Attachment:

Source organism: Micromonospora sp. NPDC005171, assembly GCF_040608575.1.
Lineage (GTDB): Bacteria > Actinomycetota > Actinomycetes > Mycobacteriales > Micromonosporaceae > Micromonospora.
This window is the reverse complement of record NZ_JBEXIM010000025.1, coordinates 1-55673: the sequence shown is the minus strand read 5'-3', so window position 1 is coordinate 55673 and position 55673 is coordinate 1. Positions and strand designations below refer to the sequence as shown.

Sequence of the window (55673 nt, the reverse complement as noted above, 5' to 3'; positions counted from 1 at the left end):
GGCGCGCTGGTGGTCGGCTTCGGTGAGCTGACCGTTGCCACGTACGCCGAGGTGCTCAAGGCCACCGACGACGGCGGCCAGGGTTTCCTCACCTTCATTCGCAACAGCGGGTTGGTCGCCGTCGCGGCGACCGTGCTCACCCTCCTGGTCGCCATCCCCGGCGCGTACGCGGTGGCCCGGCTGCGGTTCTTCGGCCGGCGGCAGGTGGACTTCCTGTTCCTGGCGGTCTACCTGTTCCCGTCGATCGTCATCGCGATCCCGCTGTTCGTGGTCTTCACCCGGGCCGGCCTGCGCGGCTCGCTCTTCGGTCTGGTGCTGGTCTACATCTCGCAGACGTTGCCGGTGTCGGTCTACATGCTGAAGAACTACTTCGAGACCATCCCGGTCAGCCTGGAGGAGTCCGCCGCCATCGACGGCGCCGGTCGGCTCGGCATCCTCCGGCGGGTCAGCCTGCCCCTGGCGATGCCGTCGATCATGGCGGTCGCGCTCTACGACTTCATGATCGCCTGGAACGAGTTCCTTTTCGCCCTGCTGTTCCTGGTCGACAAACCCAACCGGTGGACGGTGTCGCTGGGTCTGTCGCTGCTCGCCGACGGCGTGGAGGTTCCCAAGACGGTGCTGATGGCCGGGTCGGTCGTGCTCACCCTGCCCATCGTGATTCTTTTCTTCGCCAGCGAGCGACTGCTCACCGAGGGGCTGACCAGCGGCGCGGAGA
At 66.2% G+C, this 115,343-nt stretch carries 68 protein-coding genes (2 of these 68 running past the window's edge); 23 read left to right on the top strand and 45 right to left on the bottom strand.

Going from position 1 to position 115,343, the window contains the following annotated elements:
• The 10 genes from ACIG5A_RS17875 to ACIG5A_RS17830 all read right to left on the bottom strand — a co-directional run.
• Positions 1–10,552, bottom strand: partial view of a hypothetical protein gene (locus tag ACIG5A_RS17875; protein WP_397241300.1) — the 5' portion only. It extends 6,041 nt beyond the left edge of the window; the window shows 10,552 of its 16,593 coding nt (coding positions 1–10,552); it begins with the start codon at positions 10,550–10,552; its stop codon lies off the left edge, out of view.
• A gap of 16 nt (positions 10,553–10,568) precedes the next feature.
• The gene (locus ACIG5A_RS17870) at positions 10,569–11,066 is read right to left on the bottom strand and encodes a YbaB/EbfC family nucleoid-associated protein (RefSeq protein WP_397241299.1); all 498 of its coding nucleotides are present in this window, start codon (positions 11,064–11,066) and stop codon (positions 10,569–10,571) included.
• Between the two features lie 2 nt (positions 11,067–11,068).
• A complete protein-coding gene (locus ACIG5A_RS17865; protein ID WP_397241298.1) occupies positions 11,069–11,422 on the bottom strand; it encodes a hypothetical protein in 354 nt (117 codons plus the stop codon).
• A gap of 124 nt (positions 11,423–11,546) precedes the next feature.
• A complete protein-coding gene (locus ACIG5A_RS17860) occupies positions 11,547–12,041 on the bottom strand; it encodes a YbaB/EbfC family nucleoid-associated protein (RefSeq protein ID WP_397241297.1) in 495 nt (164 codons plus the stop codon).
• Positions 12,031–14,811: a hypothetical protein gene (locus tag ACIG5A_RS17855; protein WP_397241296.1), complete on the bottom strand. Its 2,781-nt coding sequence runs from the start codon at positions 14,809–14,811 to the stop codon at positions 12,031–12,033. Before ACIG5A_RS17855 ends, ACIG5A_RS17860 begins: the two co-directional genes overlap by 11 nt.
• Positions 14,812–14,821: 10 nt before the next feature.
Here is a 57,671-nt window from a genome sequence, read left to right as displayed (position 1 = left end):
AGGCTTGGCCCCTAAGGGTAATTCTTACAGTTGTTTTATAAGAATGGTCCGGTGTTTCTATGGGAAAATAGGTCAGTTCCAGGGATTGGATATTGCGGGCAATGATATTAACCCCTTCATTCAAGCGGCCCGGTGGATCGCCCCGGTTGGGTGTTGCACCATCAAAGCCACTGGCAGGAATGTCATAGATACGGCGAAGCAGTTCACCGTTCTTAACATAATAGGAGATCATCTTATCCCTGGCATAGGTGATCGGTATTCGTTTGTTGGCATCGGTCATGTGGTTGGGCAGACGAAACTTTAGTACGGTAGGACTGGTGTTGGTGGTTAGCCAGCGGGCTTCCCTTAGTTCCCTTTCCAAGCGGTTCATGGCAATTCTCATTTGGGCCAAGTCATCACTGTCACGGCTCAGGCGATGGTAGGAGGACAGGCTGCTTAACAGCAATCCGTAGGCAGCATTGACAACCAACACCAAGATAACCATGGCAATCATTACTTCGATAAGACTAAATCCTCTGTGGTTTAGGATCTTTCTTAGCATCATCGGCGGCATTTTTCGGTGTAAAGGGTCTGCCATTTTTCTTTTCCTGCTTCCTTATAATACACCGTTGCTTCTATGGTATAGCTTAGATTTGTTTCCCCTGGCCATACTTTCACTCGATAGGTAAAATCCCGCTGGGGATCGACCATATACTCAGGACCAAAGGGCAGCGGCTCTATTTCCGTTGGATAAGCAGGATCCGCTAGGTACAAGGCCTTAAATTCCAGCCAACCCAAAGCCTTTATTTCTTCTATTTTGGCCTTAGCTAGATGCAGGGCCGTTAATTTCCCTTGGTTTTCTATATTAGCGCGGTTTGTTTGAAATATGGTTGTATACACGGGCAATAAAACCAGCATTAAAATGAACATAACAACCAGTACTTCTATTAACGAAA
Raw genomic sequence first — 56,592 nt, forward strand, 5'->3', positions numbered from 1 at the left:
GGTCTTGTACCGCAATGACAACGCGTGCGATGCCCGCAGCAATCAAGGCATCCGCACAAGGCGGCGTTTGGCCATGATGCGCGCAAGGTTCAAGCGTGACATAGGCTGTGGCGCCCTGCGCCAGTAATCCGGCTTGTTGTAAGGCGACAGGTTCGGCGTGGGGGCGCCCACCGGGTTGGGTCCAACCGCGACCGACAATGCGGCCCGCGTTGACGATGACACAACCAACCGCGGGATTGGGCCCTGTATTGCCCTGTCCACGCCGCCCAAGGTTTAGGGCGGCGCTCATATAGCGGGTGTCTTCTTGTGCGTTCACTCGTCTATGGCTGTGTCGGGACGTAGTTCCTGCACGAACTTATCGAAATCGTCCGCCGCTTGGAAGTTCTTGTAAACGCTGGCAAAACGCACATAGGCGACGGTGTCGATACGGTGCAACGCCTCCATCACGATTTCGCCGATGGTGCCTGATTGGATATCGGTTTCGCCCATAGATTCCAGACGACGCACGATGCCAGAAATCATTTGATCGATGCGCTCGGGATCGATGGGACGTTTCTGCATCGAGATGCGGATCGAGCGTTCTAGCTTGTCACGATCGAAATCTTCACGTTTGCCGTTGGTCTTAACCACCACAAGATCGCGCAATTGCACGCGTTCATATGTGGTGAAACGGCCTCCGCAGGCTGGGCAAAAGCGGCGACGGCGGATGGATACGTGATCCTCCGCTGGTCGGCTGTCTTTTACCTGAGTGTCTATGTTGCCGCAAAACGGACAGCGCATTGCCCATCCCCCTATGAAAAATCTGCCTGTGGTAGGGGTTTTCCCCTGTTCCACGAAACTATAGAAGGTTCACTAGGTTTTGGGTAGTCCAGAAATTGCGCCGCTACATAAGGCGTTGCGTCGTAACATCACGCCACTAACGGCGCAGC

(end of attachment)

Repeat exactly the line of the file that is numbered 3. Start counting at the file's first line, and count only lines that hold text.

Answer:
This window is the reverse complement of record NZ_JBEXIM010000025.1, coordinates 1-55673: the sequence shown is the minus strand read 5'-3', so window position 1 is coordinate 55673 and position 55673 is coordinate 1. Positions and strand designations below refer to the sequence as shown.